Chelsea vs. Liverpool: Tactical Preview, Team News, Projected Starting XIs

Sam Tighe@@stighefootballWorld Football Tactics Lead WriterNovember 9, 2012

LIVERPOOL, ENGLAND - MAY 08:  Oriol Romeu of Chelsea and Michael Essien of Chelsea close down Luis Suarez of Liverpool during the Barclays Premier League match between Liverpool and Chelsea at Anfield on May 8, 2012 in Liverpool, England.  (Photo by Alex Livesey/Getty Images)
Alex Livesey/Getty Images

Sunday's prime billing is an enticing encounter between Chelsea and Liverpool.

The Blues are coming in off a hard-fought victory over Shakhtar Donetsk, while the Reds' first team were rested during the loss to Anzhi Makhachkala.

This game comes with the additional bonus of watching Fernando Torres play against his former club.

Bleacher Report brings you the full tactical preview, possible starting XIs and team news.

Projected formations, starting XI

Branislav Ivanovic and Ashley Cole are out, so Cesar Azpilicueta and Ryan Bertrand are expected to come in. Gary Cahill and David Luiz should partner up, while Ramires should line up alongside John Obi Mikel.

Liverpool welcome Glen Johnson back from injury along with a host of stars who sat out the 1-0 defeat to Anzhi.

Footballing philosophies

It's pretty obvious what to expect from Roberto Di Matteo now. He is probably the least inventive manager (tactically) in the English Premier League now that Alex McLeish is out of a job and should set his stall out with a 4-2-3-1.

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Expect Ramires to shuttle up and down to link the back six to the front four and provide passing lanes, while the three musketeers (Oscar, Eden Hazard and Juan Mata) will interchange and attempt to exploit any space that opens up.

Brendan Rodgers, on the other hand, is the complete opposite of RDM. He's shown willingness to change and has clearly learnt from his mistakes when manager of Reading.

Liverpool have been toying with a three-man central defensive system in recent weeks, and it's expected that Brendan Rodgers will be using it at Stamford Bridge.

He switched to it against Everton in the second half and used it for the full 90 minutes in Moscow—someone should tell Roberto Mancini the philosophy works if you defend properly.

The three-man defence is more than just an extra level of solidarity at the back: It's another way to overload bodies in midfield.

The two wider centre-backs are deployed in channels one and two—starting positions more akin to Marcelo Bielsa's Chile than Mancini's City—and enjoy freedom to move forward with the ball.

Exactly how the the back line will shape up is not clear, but what we do know is that Daniel Agger and Andre Wisdom are better on the ball than Martin Skrtel. The Slovakian could take the central role, but Rodgers may look to Agger in a safety-first option.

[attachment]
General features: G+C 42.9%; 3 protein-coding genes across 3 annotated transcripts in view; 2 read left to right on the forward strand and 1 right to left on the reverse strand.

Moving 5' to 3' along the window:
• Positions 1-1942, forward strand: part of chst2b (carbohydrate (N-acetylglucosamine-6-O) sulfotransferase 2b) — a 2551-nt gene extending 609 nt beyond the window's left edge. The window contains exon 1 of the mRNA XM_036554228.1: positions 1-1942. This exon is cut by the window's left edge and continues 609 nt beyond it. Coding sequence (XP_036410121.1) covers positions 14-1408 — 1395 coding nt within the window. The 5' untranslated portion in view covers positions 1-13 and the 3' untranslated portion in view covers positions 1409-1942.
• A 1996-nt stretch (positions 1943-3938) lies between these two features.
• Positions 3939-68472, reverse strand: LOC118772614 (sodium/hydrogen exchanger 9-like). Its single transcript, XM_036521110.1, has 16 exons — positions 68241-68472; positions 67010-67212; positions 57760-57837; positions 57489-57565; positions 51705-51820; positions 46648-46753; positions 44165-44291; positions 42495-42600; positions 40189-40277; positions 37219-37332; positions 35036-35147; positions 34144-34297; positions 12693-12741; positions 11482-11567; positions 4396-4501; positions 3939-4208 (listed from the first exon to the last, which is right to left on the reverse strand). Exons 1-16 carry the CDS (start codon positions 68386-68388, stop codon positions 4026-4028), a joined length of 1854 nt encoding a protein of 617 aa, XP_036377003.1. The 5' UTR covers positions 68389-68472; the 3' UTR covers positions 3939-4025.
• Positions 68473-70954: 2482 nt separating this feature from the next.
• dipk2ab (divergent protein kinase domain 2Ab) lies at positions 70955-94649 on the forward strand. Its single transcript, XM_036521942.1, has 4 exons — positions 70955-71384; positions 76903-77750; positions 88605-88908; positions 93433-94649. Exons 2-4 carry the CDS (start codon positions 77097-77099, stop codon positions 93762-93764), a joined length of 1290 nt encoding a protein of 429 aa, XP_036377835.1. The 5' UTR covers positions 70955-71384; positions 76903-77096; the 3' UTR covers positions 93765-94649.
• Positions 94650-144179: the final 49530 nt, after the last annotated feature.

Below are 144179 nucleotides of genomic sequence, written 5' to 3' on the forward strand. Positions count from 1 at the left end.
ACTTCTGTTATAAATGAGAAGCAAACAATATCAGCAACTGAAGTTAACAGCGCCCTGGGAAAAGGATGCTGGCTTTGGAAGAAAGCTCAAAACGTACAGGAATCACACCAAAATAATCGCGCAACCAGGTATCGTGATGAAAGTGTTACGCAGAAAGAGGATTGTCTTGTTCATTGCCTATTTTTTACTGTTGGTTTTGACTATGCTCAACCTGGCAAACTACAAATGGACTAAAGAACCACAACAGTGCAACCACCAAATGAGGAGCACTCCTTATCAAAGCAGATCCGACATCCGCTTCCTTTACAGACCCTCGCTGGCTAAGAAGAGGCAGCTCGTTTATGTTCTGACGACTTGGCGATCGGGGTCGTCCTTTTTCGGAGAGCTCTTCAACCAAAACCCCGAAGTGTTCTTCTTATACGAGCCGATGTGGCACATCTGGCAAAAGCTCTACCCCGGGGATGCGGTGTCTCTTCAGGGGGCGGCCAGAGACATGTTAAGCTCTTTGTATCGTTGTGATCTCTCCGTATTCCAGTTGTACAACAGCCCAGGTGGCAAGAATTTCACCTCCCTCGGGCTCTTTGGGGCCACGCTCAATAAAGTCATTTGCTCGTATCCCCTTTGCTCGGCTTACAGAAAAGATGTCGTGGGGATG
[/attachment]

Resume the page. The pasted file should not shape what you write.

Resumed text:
Jose Enrique and Johnson could be set to flourish in wing-back roles as they remain defensively suspect, and Raheem Sterling could be set for a very different, more central role than what he's used to.

Clash of strategies

This game could be a fantastic yardstick for the question posed by B/R's Will Tidey: Is 3-5-2 the antidote to the 4-2-3-1's dominance?

One of the reasons it's not working for Fernando Torres at the moment is he's happy to drop back and create rather than be intent on scoring himself.

He's not really fulfilling the duties of a true No. 9 like Radamel Falcao is for Atletico Madrid, which is the primary reason Mata is Chelsea's top scorer and Oscar is hot on the former Liverpool striker's tail.

If the Reds choose a three-man defence, the wing-backs can tuck in when off the ball and still retain a spare man against the Blues' attacking four.

This is something Di Matteo has only come across once before in the first game of the season at Wigan, and Chelsea really struggled. They were outplayed for the majority of the game and relied on counterattacking football to bail them out.

In this situation, it's difficult to outnumber the defensive line and even more difficult to create space. It could get dangerously close to a physical battle in and around Liverpool's penalty area, and we all know who'll win that one.


As tactically intriguing as this game could be, it could easily turn out to be a rather boring game of chess.

Liverpool may find joy running at a Chelsea defence that's bereft of experience playing together, and if Hazard or Mata don't track their respective wing-back, Di Matteo's men could be in serious trouble.

The Blues will find it hard to create in the areas they usually do, so whether or not they have a "Plan B" will be interesting to see. Could Torres finally start playing as a No. 9?